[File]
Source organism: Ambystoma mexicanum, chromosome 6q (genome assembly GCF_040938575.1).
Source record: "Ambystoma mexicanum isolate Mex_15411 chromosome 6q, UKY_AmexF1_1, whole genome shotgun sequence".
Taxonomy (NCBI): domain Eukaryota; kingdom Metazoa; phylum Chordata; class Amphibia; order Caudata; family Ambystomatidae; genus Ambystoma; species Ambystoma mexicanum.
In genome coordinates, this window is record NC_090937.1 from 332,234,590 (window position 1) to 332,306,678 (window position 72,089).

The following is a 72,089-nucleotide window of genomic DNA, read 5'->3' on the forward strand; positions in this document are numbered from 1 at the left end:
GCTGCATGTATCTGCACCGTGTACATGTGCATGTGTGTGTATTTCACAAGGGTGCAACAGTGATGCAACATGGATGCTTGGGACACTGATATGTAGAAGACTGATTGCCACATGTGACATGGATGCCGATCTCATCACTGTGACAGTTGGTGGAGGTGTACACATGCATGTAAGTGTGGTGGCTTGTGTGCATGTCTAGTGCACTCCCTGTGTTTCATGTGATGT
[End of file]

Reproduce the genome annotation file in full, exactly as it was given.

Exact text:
Source organism: Ambystoma mexicanum, chromosome 6q (genome assembly GCF_040938575.1).
Source record: "Ambystoma mexicanum isolate Mex_15411 chromosome 6q, UKY_AmexF1_1, whole genome shotgun sequence".
Taxonomy (NCBI): domain Eukaryota; kingdom Metazoa; phylum Chordata; class Amphibia; order Caudata; family Ambystomatidae; genus Ambystoma; species Ambystoma mexicanum.
In genome coordinates, this window is record NC_090937.1 from 332,234,590 (window position 1) to 332,306,678 (window position 72,089).

The following is a 72,089-nucleotide window of genomic DNA, read 5'->3' on the forward strand; positions in this document are numbered from 1 at the left end:
GCTGCATGTATCTGCACCGTGTACATGTGCATGTGTGTGTATTTCACAAGGGTGCAACAGTGATGCAACATGGATGCTTGGGACACTGATATGTAGAAGACTGATTGCCACATGTGACATGGATGCCGATCTCATCACTGTGACAGTTGGTGGAGGTGTACACATGCATGTAAGTGTGGTGGCTTGTGTGCATGTCTAGTGCACTCCCTGTGTTTCATGTGATGT